After weeks of final revisions and consideration of comments and suggestions from beta readers and editors, I receive the page proofs of the typeset novel for one final review. I’m promised ARCs shortly after the beginning of the new year, and then I can—at last–hold a printed copy of the book in my hands and feel, as well as see, the child of my imagination made flesh. I will sniff the paper and the ink, run my fingertips lovingly over the cover and interior pages, and cry real tears.
Birthing a book is a joyous occasion. The conception, as always, may be a labor of love; but the delivery is nothing but pure time-consuming painful labor.
Next comes the really hard part: introducing the child to the world and analyzing each ohh and ahhh or worrying when others don’t see the same beauty and potential in my offspring that I see each time I look.
Here are the vitals:
6″ x 9″ (15.24 x 22.86 cm)
Black & White on White paper
$14.95 for Trade Paperback; $3.95 for Kindle version
BISAC: Fiction / Psychological
Megan Williams returns to Twin Rivers after five years in a mental hospital to take final revenge on the men who raped and mutilated her. But the tiny Illinois town has grown into a bustling Chicago suburb near the end of the Metra line, and Megan isn’t the only serial killer now leaving dead bodies littering the streets. Can Megan keep her sister safe and still exact her revenge? Or will Megan’s actions make Susan, Tim, and Elsie targets? The Girl Who Lived, the sequel to Spilled Milk, is a fast-paced psychological thriller unlike anything you’ve read before. Not for the faint-hearted or squeamish, this is the story of what happens when a girl who was brutalized and left for dead gets a second chance at life.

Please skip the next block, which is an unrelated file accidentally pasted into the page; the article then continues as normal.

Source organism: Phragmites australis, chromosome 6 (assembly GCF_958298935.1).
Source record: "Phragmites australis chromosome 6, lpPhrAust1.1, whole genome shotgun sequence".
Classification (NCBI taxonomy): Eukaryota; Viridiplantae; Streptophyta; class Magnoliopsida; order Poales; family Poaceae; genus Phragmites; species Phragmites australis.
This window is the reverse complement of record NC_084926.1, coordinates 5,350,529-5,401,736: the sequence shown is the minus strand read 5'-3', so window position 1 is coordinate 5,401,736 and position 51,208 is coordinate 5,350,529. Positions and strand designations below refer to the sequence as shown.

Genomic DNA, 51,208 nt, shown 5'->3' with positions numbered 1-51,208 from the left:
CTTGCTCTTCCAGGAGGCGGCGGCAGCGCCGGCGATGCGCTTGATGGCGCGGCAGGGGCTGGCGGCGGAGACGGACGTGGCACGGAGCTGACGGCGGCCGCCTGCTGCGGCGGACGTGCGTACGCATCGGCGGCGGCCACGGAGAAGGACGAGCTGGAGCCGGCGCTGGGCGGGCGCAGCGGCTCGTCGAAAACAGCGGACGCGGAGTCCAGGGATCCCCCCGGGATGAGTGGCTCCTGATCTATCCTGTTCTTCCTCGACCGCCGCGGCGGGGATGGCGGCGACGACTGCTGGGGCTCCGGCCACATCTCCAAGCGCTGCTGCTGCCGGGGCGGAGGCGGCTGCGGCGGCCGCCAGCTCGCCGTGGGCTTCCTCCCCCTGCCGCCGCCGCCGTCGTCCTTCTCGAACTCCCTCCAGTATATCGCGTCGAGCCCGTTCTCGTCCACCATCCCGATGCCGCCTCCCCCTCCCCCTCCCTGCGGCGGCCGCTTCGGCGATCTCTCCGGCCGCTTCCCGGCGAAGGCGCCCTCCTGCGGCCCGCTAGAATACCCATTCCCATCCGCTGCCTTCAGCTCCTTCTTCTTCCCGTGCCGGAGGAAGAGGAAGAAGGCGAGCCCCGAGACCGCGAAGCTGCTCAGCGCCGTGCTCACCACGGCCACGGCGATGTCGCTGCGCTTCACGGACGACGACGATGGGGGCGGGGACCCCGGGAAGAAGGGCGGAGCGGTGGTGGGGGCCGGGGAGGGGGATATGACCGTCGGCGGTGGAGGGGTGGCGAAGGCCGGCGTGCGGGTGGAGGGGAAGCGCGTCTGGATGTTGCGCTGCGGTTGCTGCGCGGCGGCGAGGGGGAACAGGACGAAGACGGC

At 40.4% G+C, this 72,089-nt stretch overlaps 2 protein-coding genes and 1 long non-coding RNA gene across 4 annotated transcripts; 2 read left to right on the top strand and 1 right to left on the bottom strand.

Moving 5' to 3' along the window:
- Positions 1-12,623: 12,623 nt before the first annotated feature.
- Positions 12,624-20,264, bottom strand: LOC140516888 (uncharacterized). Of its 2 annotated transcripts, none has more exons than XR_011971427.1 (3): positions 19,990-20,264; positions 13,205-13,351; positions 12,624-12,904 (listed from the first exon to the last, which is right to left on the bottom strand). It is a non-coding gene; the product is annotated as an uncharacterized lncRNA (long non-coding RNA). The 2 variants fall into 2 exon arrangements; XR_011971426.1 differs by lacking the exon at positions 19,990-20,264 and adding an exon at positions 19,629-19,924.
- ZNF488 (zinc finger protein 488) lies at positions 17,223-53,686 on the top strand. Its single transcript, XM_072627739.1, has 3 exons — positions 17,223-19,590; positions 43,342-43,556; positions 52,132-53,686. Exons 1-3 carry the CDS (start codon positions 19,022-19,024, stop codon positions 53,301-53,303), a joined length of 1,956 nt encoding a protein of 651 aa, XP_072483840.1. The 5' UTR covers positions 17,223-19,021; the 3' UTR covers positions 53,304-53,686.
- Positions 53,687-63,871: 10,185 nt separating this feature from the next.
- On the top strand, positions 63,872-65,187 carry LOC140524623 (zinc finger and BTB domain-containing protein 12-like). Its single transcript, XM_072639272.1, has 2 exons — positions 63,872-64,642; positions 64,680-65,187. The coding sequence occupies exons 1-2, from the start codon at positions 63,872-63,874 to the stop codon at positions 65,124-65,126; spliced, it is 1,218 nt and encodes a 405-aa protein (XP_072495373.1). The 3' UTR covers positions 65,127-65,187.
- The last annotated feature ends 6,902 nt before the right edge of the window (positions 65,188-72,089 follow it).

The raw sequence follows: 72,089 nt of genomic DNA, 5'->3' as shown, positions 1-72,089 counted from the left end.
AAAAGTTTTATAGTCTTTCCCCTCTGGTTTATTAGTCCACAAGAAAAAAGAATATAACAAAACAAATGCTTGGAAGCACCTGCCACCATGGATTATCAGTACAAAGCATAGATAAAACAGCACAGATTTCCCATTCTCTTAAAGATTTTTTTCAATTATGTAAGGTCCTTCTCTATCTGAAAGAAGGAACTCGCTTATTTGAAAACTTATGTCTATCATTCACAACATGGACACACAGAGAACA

Her picture is at the top of this page. Isn’t she lovely?
I’ve named her “Megan’s Story.” Megan is The Girl Who Lived.
You’ll get a chance to meet her on March 2, 2017.
If I sound like a proud parent, it’s because I am. Although two major NY publishers asked to adopt her, I wouldn’t let them. I chose 2AM Publications to be Megan’s god-parent.
Until Megan is old enough and strong enough to survive in the world by herself, I prefer to keep her close to home. I know how cold and cruel the world can be.
If you read Megan’s story, you’ll meet unscrupulous people who’ll do anything for a thrill or to make a quick buck. You’ll see people cut into pieces and discarded like trash. You’ll witness seductions and murders and know what it’s like to be incarcerated in jail cells or mental institutions. You’ll feel a silenced automatic pressed against the back of your head and realize how horrible it is to feel hopeless and helpless.
But you’ll also discover love and, perhaps, even find redemption.
I know I shed a tear or two while reading Megan’s Story. All of my beta readers claim they did, too.
When I wrote Spilled Milk, the prequel to The Girl Who Lived: Megan’s Story, I wrote it as an obituary. I wrote The Girl who Lived as a birth announcement.
Please welcome Megan to the world of the living.
And join me for her Christening on March 2, 2017.